By Mikey Baratta
You’ve finally done it; all that time, money and effort it’s taken to produce a quality hit-record with your band is finished. The time has come to put that puppy into print, but wait, have you considered all the options there are available to you in the printing process?
Before a record can be complete, there are decisions that need to be made that will drastically change the way your album is perceived by your audience (as important as your music is to your fans, the artwork and conceptual-ideas/designs that accompany an album are equally essential). The possibilities available to bands are becoming limitless; from single color process to a full scale color CMYK process on album covers and jackets, as well as the types of finishing such as UV and matte. Here you will find the low down on everything you should know before your album is put into print.
First things first, you will need to decide on the color space your artwork will be presented in. Your two options are single-color (monochromatic scheme in one specific color) or CMYK (full color scheme, best choice for reprinting photographic images on the jacket of the album). Single color is relatively self explanatory; your art, images and text will all be represented by the same color behind either a white or brown stock for jackets, or one of several Pantone colored stocks for center labels.
CMYK is a common process used in printing to create a large amount of colors by utilizing just three: Cyan (a bluish-green color), Magenta (like burgundy, a light red color), and Yellow. A true-black ink, which is identified as K here, is added for keyline tones (also known as the outline). When specific amounts of each color and black are added together they are able to reproduce a plethora of colors that are available within the CMYK gamut. One thing to consider is that the single-color process is cheaper and somewhat easier to produce, saving you time and money.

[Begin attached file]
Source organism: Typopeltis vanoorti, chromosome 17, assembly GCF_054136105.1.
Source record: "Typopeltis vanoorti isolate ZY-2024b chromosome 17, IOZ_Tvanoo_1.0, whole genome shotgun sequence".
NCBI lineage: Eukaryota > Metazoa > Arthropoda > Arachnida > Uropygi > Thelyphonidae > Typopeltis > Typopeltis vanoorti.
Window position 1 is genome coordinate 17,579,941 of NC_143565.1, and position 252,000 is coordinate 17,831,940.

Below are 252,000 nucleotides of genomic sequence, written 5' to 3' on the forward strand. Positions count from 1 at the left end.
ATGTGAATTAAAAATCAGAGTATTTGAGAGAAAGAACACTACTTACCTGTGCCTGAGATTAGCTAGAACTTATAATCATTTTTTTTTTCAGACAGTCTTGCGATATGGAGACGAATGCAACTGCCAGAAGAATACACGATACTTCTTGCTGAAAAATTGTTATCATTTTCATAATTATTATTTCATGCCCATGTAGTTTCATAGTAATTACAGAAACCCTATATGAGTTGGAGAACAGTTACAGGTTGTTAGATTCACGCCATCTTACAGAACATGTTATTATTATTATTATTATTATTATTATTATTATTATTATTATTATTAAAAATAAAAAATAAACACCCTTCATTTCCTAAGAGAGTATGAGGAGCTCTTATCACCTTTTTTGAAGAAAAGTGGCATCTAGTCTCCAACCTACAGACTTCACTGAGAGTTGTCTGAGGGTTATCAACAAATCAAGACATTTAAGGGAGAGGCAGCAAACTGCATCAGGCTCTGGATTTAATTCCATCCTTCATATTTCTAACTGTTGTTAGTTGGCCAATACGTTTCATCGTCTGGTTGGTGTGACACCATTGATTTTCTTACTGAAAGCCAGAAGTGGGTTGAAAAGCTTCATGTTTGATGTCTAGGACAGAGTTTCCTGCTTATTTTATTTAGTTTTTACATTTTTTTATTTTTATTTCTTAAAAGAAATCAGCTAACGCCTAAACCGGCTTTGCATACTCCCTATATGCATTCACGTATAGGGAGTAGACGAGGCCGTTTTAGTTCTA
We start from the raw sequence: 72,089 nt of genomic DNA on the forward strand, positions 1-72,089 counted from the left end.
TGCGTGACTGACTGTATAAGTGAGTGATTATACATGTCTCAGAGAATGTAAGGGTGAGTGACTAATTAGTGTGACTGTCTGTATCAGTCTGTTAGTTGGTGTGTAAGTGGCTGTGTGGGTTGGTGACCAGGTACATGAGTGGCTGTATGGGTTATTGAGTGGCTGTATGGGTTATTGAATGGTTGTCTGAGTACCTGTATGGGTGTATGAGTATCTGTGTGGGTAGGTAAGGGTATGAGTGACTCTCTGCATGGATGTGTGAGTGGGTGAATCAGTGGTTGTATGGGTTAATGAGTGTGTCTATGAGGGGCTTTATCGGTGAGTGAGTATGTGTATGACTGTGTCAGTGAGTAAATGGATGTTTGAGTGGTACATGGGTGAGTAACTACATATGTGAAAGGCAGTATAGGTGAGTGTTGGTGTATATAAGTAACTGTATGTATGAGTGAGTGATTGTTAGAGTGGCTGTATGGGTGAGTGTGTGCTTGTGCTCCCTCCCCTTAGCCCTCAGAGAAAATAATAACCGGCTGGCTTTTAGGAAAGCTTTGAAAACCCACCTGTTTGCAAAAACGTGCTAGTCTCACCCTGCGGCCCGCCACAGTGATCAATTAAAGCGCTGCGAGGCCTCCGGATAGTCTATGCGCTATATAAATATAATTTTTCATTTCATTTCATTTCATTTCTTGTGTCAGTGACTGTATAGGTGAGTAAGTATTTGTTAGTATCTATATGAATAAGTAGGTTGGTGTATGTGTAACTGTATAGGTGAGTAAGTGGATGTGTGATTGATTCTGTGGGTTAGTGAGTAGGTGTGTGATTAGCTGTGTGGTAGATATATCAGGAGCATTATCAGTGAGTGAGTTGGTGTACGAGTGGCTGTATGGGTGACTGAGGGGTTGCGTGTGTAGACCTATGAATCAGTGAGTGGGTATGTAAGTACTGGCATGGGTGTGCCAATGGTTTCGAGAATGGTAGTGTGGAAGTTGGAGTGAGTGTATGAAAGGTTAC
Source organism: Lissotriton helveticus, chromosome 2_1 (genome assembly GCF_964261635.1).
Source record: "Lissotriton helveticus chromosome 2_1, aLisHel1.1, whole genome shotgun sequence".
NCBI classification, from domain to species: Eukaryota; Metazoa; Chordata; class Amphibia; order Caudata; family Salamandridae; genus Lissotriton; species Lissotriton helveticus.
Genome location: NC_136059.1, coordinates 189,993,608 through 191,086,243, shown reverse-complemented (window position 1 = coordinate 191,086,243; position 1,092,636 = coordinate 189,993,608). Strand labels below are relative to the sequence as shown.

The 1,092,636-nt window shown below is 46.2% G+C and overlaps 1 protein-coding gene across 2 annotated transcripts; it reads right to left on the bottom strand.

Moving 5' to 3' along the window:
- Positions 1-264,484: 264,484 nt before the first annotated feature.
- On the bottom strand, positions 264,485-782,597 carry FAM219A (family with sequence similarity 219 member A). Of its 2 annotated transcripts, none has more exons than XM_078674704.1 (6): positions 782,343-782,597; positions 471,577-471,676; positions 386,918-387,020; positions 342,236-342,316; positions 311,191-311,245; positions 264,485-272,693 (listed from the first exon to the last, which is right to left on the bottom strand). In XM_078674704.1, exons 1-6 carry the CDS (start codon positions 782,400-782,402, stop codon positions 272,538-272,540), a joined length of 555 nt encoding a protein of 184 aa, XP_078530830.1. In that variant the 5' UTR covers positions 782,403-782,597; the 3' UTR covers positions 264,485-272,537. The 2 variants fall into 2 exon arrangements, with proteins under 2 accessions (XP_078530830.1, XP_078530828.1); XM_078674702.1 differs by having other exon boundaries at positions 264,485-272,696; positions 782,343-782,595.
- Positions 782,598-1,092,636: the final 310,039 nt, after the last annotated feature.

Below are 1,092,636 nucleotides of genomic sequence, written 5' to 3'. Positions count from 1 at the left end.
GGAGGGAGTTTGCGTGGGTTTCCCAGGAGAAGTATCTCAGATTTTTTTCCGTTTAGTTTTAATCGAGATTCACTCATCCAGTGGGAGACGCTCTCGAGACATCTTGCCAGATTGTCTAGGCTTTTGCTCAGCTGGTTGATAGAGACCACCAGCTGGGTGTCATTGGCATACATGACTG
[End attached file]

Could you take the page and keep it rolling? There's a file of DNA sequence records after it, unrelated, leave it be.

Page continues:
Since each artist and every album is unique, pricing is based individually depending on how exactly your album will be printed. For an exact price quote and figure on the difference between these two processes please consult a Record Pressing associate through the website.
When you are in the process of creating artwork for your album, it is best to have everything layered in either a PDF or Illustrator file. Making sure that the technical components of your artworks file are in proper order before you hand it over to our printing technicians will save you frustration, as well as time and money.
It is important to have the correct color space (CMYK instead of RGB or sRGB, 8-bit instead of 16-bit color), the correct resolution (300dpi is standard for printing – if you’re scanning an image intended to have as your album cover, make sure your resolution is set at or higher than 300dpi if you do not want pixelation, distortion or a low-quality print as your album cover), and have the artwork separated in their own layer from the template, with all fonts outlined and all transparencies flattened. Basically, the more you have finished and ready to go for the printer or manufacturer – the faster, easier (and sometimes cheaper) the process will be for you.